May in the Apiary 2016


On your MARK, get SET….GO!

If there is one month that engenders all the ups, downs, four alarm surprises, and ‘Wha???’ moments, May is going to be it.  The brood nest has been ramping up production since February, mostly doing so unnoticed, in anticipation of the nectar flow.

For the beekeeper, a numerous healthy bee population and an early spring can mean

1- an actual honey harvest this year OR

2- a disappointing succession of swarming mis-adventures.

Here are a few tips to ‘be prepared’ for the month of May:

1- Have spare frames at the ready, ones with drawn comb are best.  Have your honey super and a swarm box at the ready for the predictable and the unpredictable.

2- If your queen’s brood pattern is shot-gun or weak, requeening is advisable.

3- If you have not treated for mites, you can do a mite count and treat if you decide to do so.  At this time of year you can use: MAQS, Hopguard 2, Thymol based treatments, and Apivar.  All are approved during a honey flow except Apivar.

4- Most hives will not need feeding at this time, as natural nectar is available.  If you get a nuc or package however, feed generously to stimulate wax and comb building.

5- Keep ample space ahead of the need. When do you add on frames?  Rule of thumb is that when 7 or 8 frames are mostly filled up (honey, brood, pollen, whatever) add on another box (hive body or honey super according to the situation).  Don’t add on a super if your 2nd hive body is only half full.  The girls may not pull out the super later (one of those scratch your head and wonder things of beekeeping).  Timing is important for the best results.

6- If your colony does swarm - your honey goes with it.  It is far better to ‘manage’ your hive (I use the term oh, so loosely!) as opposed to reacting to it.  Meaning: Know your queens condition (brood pattern, age) and colony condition, so that you can keep the colony populous, but not crowded.  Provide space BEFORE the hive reaches its limits.  This feat is not unlike balancing an egg on one’s nose, in my opinion anyway.  How to do this?  Know your hive.  Keep records.  If swarm cells are seen, you must go in seven days later, and look for them again. If you have many hives, this can surely be a most tedious process (I find it best to befriend an obsessive-compulsive beekeeper and set them to work hee hee).  Remember, swarm cells are not just on the bottom of the frames, but can be just about anywhere.  Be thorough, move gently.  Don’t stay too long if you can avoid it.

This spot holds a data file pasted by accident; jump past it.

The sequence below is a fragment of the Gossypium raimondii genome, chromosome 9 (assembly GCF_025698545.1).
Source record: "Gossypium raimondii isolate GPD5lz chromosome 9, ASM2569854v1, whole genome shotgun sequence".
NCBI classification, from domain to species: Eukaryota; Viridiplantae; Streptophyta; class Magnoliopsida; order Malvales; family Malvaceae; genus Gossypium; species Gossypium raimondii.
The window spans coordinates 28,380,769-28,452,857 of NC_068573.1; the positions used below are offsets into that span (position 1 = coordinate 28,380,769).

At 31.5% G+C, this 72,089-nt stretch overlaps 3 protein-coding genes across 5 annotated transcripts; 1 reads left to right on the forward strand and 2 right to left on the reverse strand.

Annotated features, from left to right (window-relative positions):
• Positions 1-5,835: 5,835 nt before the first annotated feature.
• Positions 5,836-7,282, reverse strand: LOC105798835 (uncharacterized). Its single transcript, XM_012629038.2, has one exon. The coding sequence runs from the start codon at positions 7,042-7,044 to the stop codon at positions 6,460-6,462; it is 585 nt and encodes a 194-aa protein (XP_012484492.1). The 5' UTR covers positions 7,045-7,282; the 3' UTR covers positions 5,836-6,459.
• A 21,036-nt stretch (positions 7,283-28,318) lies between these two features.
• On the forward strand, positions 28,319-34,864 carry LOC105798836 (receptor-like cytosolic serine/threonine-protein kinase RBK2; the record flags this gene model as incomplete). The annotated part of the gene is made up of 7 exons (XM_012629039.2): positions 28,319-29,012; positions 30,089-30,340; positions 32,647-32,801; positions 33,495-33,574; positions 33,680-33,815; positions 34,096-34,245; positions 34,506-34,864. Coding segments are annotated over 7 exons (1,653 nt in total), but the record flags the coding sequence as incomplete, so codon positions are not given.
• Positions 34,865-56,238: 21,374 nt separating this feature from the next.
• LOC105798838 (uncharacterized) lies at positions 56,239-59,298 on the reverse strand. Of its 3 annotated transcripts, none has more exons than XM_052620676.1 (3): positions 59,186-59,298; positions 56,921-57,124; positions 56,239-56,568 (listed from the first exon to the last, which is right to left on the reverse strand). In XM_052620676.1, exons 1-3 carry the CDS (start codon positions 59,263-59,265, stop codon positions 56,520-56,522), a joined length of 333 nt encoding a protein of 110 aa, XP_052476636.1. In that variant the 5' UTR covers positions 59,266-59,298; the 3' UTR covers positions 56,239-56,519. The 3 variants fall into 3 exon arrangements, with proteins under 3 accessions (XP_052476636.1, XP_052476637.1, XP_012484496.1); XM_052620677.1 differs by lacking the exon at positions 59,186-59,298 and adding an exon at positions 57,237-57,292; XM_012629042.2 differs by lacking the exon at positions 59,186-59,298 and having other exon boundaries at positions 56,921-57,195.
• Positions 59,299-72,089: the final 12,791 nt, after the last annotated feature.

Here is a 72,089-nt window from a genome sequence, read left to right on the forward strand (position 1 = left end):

A word about culling out queen cells: Before you go eliminating queen cells, make sure YOU have a queen yourself (another ‘been there, done that’ insight here, folks).  If you have already had a swarm exodus, the old queen may be gone, leaving behind the swarm cells to requeen the hive.  If you wipe them all out, under that circumstance, your hive will be in deep….errr, ‘stuff’.  How will you get it queenright with no eggs now to be forthcoming?  Exactly (I heard some of you mumbling understanding).

SO: If you suspect your hive may be, or is about to be in swarm mode and you want to address the extra queen cells you see…

1st: You can look for an opened, hatched-out queen cell (chewed at the bottom) indicating the hive has already swarmed.  There may not BE a queen running around at that point.

2nd: Before culling cells, verify that you have a queen.  Either you have seen her, or more realistically, you are seeing fresh EGGS.

If you are confident you are queenright, you may remove the swarm cells.  Remember: Often, bees depart the hive at the CAPPING of the swarm cells not necessarily at the cell’s hatching. 

May is CRAZY fun.  A lot of work.  Enjoy your time with the girls! 

Wishing all of you beekeepers of C.O. sweet success and may all your swarms be no more than three feet off the ground!

File:Beekeper collecting swarm.jpg


Thanks to Kim Rivera for writing these notes!!


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